Morbidly Beautiful

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Ania Ahlborn

In-depth interview with talented horror fiction author and coach to aspiring writers, as well as inspirational woman in horror, Ania Ahlborn

Ania Ahlborn is the bestselling author of several horror-thriller works, including “Seed”, “The Neighbors”, “The Devil Crept In”, and her most recent works, “I Call Upon Thee”, and “Apart In The Dark”.

I was fortunate to talk to her about what getting started as a self published author, her experiences with writing and coaching aspiring writers, and what she keeps on her desk. It’s an insightful look into the mind of a talented storyteller — filled with lovely thoughts and disturbing possibilities. 


1. Hi, Ania! Let’s get to your start as an author. You began as a self-published author, using Amazon (Createspace) as your first publisher if I am correct. What was the trigger that made you attempt the writer’s dream? Do you miss the “good old days”?

Yep. When I first put “Seed” out into the world, it was 100% self-published. The only thing I paid for when releasing that version was the cover design. We’ve all seen those hilariously bad author-made book covers lurking on Amazon, and I did NOT want to be lumped into that scene. That said, I was (and still am) just like any other writer: frustrated, tired of the rejections, ready to take the reins of my own creativity.

I knew my writing was solid, I knew “Seed” was good…and I also knew if I spent the next six months to a year of my life looking for representation, I probably still wouldn’t find it. This was 2011. Kindle Direct Publishing was just getting started. My husband found information about it online. When he showed me the site, when I discovered the possibility of not having to wait for anyone to tell me, “ok, go”, I was invigorated, excited, and also a little terrified. But it’s horror, right? Terrified is good.

Do I miss the good old days? Yes and no. No, because I’ve been extremely lucky and now know what it’s like to work with a professional editing and marketing team. Yes, because sometimes you just want to get things done without having to wait on anyone. Sometimes, you don’t want to watch the clock for a year, a year and a half, for your publication date to come.

2. Your writing tends to the creepy. Are you this way in real life? Aren’t you wearing all black clothing and scaring small children with your pointing finger? What made you this way (now I sound like my mom)? In what ways are you strange?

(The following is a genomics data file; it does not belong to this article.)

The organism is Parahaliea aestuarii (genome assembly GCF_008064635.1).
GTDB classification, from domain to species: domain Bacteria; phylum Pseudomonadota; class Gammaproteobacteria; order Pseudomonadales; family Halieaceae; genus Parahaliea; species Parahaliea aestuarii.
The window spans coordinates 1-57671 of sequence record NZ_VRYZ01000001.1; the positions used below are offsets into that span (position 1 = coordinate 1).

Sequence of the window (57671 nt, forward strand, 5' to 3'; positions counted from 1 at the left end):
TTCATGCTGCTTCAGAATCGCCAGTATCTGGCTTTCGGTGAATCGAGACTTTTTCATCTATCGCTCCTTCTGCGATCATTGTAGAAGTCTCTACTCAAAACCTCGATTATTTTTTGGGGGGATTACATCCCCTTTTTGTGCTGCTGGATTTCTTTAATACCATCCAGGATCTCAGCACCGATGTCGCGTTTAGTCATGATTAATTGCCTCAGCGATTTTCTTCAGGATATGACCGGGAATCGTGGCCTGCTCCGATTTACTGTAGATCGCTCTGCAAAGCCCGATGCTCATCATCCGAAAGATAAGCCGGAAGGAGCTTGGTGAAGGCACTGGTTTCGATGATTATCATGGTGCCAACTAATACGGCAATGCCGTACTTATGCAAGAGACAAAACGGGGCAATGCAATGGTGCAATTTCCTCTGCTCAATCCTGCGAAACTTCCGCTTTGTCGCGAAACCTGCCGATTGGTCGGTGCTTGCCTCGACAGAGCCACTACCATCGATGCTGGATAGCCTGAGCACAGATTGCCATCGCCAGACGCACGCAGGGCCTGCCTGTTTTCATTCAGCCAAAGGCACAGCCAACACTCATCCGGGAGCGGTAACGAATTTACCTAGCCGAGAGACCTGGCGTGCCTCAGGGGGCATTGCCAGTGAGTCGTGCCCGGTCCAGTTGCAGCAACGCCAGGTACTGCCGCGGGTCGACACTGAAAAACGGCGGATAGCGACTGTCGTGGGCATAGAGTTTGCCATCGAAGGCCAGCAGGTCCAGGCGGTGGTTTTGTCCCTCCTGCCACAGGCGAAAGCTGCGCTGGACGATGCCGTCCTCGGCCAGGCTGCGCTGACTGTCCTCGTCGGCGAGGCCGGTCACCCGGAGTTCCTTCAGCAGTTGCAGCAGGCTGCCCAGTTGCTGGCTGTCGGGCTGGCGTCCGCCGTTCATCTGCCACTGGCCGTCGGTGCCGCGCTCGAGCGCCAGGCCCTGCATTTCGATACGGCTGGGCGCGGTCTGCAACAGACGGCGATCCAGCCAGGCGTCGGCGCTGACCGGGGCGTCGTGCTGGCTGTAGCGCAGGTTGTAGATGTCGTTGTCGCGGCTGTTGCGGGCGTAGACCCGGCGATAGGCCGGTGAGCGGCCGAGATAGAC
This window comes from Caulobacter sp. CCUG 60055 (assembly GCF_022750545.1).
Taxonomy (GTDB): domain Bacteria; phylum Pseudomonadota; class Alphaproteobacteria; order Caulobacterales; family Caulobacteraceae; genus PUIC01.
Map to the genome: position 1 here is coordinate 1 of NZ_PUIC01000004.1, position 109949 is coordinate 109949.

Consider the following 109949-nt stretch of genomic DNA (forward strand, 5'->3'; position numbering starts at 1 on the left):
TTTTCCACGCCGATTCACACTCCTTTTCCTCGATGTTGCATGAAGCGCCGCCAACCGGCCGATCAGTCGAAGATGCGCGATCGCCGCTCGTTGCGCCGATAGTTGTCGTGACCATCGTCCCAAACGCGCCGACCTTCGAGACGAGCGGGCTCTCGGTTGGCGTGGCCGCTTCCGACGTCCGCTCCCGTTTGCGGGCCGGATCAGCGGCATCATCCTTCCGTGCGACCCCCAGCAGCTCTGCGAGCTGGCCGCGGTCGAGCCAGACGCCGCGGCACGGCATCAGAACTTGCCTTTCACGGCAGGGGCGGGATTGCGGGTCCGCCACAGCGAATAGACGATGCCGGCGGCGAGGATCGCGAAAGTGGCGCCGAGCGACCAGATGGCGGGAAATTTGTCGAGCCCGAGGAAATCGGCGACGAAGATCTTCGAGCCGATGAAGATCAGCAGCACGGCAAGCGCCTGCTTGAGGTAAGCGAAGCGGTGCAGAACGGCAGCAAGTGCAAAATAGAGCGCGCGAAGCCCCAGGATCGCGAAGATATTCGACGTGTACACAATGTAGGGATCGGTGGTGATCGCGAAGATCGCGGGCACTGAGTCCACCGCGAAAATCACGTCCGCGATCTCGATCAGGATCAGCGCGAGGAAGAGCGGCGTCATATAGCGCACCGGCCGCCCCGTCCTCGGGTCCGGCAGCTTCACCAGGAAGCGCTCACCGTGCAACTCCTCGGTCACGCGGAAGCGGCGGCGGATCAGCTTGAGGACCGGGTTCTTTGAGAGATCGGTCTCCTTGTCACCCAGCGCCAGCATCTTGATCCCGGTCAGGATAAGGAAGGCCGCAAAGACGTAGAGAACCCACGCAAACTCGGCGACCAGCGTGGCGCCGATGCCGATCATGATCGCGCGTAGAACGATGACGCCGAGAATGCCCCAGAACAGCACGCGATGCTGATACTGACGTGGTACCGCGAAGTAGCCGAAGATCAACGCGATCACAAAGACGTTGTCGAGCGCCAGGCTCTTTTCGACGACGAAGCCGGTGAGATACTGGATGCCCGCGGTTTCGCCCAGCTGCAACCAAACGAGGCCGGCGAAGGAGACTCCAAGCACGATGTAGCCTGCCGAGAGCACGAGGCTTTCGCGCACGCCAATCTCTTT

Jesus, no. When people learn that I write dark fiction, they give me a sideways look, like, “uh, YOU write dark fiction?” Yes, yes I do, and better than the Cure-obsessed goth down the street does, too. (Okay, so MAYBE I was a Cure-obsessed pseudo-goth once upon a time. I say pseudo because I had a goth-brain; the full ensemble of all-black clothes, not so much.)

Scaring children? I have a three-month-old baby whom I love with the intensity of a thousand suns. I would never ever purposefully scare him, and I’m pretty sure if I ever scare him even accidentally, my heart will explode with remorse. Readers tell me all the time, “you should write children’s books!” and immediately follow up with gruesome suggestions. Dude, no. Kids are great. Let’s leave the kids alone.

Now, all that said, will we read spooky stories and do Halloween stuff and watch scary movies? Of course. There’s no life without that stuff. My love for the “strange and unusual” stems from my own childhood. I used to sneak viewings of scary movies on TV, and I’d wander cemeteries alone (yes, as a kid; yes, this is true). I can’t tell you where my love for the creepy stuff came from. I genuinely feel like I was born with it.

But I was also born super-cautious. I have worst-case scenario brain. Maybe that heightens my radar for stuff, like, “hey, wouldn’t it be terrible if THIS happened?” I think things most people don’t. Ridiculous things.

3. You’ve just completed your last project. Now is the time to begin with a new one. What do you do? Salvador Dali used to lay down and hold a spoon in his hand and drift to sleep pondering, searching for a new idea. When he fell asleep and dropped the spoon, he’d wake up and record his images and thoughts. Do you use anything like that?

I don’t use a spoon. I use a soup ladle. (Ha. No!)

No. Though, I do wish it could be that easy. Being between projects is a scary time. I’m almost always overwhelmed with the sense that, this is it, I’m out of ideas, no more books for me ever. But then I get a jolt of inspiration from some random place–a movie, a song, a snippet of conversation I over hear at the Starbucks, whatever–and off I go again.

4. You’re halfway completed with your first draft, then you realize the manuscript just feels all wrong. Do you kill the beast, or let it live and gut its intestines?

Oh, I’ve done this a few times. You gut it. Thing is, gutting it is actually harder than just tossing it aside. Gutting it often means setting that mess of a first draft aside and starting over, 100%, but with the same core idea. It’s a terrible, painful process, but every time I do it I’m thankful for it.

5. As a person who spends far too much time typing and hunched over, what do you do to alleviate the pains and aches. How do you fight the neck and hand demons?

I have a really good chiropractor. Seriously. It’s the only answer.

6. I know you’re like me, you love horror films. Have you ever felt the urge or the dream to be Sutter Cane and write a book that drives people insane (from the film, In The Mouth of Madness)? More realistically, have you dreamed about writing the “perfect book”?

There’s no such thing as the “perfect book”, so no, I don’t dream about that. The only perfection I can strive for is that I’m creating work I’m proud of, stories I’d like to read, characters I myself would fall in love with. Nothing else matters. And I’m not sure I’d want to drive anyone nuts. It’s bad for business…unless the asylum has a library and they’re stocking my books.

7. What’s on your desk, room where you do most of your writing? Are you a neat freak, or do you love the hoarding?

I wouldn’t call myself a neat freak, but I’m definitely a fan of organization. Piles of stuff actually give me anxiety. I don’t have one set space for working out of. I’ve written entire books on my couch. The last book I finished was written at my kitchen table. The short story I just completed was worked on out of what we call “the sitting room”, though it’s really just a pass-through room where we installed built-in bookshelves, so now it looks more like a mini-library (my favorite room of the house!).